Perception can stem from personal experience and shape a person’s view of the world.  It is a constantly evolving phenomena in everyday life.  As it pertains to international business, the perception of culture plays a big role.  Millikin strives to give its students experience in dealing with the different cultures in order to help shape their perception.  The cornerstone class in the curriculum for Tabor in regards to this is BU 330.

BU 330, better known as International Business, is one of the most discussed courses at Tabor. Throughout this course, students work through the semester in small groups to create an international business plan. During the creation of the plan, students research many topics that are discussed in lectures. Some topics include culture, startup strategies, international currencies, and more. Presentations are given to a panel of judges consisting of business executives, presidents of banks, and other experienced business people. The panel provides feedback from their own personal experiences and perspectives in the international business world to help further the learning experience of making an international business plan.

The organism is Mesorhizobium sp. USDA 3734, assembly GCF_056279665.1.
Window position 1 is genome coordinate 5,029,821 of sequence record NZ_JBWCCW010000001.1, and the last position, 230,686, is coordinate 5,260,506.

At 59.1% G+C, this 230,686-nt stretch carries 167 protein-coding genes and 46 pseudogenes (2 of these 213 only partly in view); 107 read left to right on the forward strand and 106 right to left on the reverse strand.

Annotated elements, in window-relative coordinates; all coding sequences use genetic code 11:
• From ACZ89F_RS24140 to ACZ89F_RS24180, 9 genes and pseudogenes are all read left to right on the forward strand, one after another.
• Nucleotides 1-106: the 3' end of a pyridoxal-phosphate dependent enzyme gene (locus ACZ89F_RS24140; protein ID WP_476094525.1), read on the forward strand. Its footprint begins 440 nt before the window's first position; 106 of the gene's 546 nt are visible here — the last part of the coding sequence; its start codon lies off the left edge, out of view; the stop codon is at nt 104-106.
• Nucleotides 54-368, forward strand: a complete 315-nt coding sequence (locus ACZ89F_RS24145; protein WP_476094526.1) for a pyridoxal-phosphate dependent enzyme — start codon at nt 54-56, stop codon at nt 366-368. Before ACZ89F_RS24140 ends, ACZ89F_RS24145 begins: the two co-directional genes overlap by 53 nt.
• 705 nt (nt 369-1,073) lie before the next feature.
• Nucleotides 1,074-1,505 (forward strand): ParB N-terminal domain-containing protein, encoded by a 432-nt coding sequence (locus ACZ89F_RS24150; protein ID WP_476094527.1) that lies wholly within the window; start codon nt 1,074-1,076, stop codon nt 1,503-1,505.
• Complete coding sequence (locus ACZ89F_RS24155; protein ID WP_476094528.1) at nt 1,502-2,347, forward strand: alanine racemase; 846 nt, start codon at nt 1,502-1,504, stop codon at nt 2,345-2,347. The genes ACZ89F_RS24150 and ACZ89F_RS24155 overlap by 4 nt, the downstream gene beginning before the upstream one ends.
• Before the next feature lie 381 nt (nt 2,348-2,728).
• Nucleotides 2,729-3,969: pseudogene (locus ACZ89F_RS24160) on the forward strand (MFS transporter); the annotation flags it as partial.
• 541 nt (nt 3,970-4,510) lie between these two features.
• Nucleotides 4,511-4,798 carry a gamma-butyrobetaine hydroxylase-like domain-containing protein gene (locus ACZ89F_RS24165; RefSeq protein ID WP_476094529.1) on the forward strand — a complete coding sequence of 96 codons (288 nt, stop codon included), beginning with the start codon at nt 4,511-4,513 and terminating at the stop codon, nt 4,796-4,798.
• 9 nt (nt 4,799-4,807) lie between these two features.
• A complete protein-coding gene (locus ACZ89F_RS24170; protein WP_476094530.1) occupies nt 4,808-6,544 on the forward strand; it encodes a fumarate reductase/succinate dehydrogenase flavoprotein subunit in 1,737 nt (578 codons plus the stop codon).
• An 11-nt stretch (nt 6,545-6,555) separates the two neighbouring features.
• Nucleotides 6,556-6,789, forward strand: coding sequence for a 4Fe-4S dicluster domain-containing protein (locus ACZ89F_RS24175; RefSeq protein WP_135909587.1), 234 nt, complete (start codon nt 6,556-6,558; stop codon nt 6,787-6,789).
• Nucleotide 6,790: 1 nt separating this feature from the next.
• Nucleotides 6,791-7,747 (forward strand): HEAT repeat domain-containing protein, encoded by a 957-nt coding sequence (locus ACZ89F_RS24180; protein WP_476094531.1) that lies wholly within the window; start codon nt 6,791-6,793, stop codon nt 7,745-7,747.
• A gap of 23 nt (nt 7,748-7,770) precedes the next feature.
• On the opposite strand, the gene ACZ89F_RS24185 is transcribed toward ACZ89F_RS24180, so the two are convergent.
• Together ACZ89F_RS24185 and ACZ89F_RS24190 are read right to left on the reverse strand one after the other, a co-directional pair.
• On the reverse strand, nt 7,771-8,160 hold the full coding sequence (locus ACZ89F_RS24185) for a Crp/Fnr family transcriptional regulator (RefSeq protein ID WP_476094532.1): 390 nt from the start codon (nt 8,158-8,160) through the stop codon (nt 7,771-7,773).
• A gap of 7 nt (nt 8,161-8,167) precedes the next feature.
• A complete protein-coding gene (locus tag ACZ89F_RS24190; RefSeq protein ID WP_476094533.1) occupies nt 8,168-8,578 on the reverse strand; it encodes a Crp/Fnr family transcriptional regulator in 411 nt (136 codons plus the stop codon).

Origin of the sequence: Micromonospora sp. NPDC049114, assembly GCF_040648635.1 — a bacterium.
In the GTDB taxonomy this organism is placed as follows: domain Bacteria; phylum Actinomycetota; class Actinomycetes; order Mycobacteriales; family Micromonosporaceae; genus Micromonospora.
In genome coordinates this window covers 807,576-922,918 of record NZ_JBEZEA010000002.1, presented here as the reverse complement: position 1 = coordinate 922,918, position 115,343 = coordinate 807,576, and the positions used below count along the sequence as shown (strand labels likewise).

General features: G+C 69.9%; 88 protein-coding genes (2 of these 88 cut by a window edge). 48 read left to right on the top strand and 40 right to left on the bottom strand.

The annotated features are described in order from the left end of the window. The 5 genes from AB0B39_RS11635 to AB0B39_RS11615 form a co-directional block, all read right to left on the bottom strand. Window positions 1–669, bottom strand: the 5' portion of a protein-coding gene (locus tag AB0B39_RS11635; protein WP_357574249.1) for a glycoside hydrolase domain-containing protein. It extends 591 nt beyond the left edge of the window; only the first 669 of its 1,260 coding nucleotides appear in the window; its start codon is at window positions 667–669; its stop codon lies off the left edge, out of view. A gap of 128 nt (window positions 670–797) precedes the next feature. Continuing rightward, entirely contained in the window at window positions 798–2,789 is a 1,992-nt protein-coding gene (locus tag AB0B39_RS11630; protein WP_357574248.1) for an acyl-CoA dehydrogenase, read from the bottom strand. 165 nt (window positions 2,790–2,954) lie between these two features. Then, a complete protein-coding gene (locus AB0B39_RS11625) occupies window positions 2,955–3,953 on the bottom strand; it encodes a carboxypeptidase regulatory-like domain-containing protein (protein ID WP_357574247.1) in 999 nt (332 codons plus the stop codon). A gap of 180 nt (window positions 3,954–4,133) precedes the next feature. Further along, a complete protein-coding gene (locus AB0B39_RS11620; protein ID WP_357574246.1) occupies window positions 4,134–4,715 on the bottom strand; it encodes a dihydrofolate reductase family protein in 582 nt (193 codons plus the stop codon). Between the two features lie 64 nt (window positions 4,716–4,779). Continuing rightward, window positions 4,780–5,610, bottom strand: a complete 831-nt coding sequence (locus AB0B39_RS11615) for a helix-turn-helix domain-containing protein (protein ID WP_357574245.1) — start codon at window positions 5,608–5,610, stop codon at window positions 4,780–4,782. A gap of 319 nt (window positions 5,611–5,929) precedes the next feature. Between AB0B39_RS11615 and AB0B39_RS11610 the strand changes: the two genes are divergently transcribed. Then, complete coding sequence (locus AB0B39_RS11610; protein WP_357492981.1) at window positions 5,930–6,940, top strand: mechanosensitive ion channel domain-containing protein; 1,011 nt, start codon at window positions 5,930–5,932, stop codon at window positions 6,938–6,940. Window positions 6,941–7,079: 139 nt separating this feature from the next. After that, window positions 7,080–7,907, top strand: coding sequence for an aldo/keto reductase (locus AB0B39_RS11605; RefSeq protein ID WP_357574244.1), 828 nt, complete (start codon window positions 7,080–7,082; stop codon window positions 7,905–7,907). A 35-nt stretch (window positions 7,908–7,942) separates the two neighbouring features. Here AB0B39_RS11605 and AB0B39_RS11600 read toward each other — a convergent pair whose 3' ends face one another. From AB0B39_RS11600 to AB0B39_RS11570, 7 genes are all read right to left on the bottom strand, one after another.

Traveling to another country is completely different than conducting business internationally. This is something that students soon figure out when lectures begin. There are certain things that you learn through the lectures that are crucial to being successful in international business, such as greeting and conversing with people in a business setting. A business deal in South America may be completely different then a deal in China. It is imperative to have an understanding of the world around you especially when doing business in an international setting. Understanding how different cultures work and conduct business is impossible without a change in one’s perspective of the world. Students learn the importance of this change in perspective as it gives them insights on how to conduct themselves when interacting with others around the world.